By FlexMedStaff

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Have you ever felt stuck in your medical career? Have you considered backing away or quitting?

There has been a growing trend that practitioners are looking to leave clinical medicine altogether, especially physicians. But why? Are they all overworked? Does the system burn them out? What is the source and cause for so many physicians attempting to leave clinical medicine?   

Physicians are looking for alternative careers rather than the traditional practice of medicine. Some are leaving their work at clinics and hospitals to become telemedicine providers or to work at wellness spas. Others are leaving clinical medicine altogether for full-time non-clinical roles to become utilization reviewers, medico-legal consultants, work in pharmaceuticals, and become life coaches. Don’t forget the physicians that have left medicine to become entrepreneurs, manage businesses outside of healthcare, and become real estate moguls.

One must ask, are physicians leaving medicine because corporate medicine is too much for them? Are physicians experiencing brunout, or have they found the practice of medicine unfulfilling? There are so many reasons why physicians might want to quit clinical medicine. The healthcare system is built to wear down any reasonable individual, with high workloads and long hours. The medical profession becomes a constant battle for physicians as they struggle with the amount of required documentation, lack of reimbursement, patient volume, and unrealistic patient expectations.

So how do we deal with this problem of so many physicians leaving medicine? Everyone in the medical community has their own theories of why physicians are leaving medicine. Many solutions have been offered, yet we continue to hear of a physician shortage. This article proposes one theory for why physicians are leaving medicine and one possible solution to keep physicians from altogether leaving clinical medicine.

To better identify why physicians leave clinical medicine, performing a “root cause analysis” is best. In the world of engineering, a root cause analysis is performed to identify the source of a known problem. A root cause analysis might be performed if an automobile manufacturer starts to see defective parts coming off an assembly line or to understand why a website is not processing a purchasing order. To perform a root cause analysis, engineers behave like detectives to investigate the source of a problem and then provide possible solutions. Engineers can offer simple, cost-effective solutions that provide long-term savings based on their investigative work involving interviews, research, testing, and analysis.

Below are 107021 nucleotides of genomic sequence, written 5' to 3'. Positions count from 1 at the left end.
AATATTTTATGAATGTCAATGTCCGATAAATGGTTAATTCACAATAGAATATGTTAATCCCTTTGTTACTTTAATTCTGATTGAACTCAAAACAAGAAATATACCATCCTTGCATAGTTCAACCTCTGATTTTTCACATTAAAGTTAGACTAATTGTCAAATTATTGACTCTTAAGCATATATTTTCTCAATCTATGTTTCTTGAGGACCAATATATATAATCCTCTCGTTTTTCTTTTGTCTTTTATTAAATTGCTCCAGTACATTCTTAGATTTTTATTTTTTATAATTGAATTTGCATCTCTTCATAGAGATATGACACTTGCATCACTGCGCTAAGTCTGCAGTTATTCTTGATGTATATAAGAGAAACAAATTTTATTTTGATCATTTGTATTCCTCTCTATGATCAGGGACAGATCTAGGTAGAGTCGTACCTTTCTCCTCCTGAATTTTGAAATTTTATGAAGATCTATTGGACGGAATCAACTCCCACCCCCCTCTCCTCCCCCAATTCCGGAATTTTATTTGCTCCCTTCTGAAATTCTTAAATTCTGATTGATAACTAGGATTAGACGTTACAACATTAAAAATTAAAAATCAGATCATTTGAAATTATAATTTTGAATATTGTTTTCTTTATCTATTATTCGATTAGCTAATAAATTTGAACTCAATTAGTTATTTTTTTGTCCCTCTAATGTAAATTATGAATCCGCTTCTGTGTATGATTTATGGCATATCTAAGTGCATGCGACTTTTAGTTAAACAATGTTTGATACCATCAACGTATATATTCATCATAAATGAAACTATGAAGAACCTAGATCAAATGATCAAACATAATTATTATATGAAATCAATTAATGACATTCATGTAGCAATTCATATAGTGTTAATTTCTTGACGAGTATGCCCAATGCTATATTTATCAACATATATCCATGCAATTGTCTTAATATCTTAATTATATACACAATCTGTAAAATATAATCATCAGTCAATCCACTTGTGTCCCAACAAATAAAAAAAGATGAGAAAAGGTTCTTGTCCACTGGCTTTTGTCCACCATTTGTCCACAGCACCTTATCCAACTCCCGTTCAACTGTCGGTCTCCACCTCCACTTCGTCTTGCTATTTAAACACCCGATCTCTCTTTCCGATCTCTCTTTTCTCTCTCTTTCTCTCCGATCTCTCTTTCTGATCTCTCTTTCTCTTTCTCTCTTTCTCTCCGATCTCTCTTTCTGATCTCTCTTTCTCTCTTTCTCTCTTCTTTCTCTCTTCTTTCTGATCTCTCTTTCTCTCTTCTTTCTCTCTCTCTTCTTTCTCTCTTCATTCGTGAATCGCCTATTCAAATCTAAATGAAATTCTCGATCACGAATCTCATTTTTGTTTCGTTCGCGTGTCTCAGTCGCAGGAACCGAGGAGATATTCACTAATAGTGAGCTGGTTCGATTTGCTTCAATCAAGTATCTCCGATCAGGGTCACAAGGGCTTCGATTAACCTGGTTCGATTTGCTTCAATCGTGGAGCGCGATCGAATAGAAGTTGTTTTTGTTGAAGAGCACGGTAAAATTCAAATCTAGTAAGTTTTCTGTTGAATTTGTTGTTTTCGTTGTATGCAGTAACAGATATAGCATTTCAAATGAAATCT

In medicine, the problem is apparent: too many physicians are leaving clinical medicine, which could alter how medicine is practiced. An engineer performing a root cause analysis might look at this problem differently than a healthcare expert. An engineer could design a case study where the hospital represents an automobile manufacturing plant, and the assembly line is the entire process of caring for patients from ailment to recovery. Like the hospital, it takes people to run the assembly line. Doctors and nurses treat patients, whereas assembly line workers and tradespeople build cars.  Physicians are like tradespeople, skilled individuals required to keep the assembly line going. A physician shortage is analogous to a manufacturing plant with a shortage of tradespeople.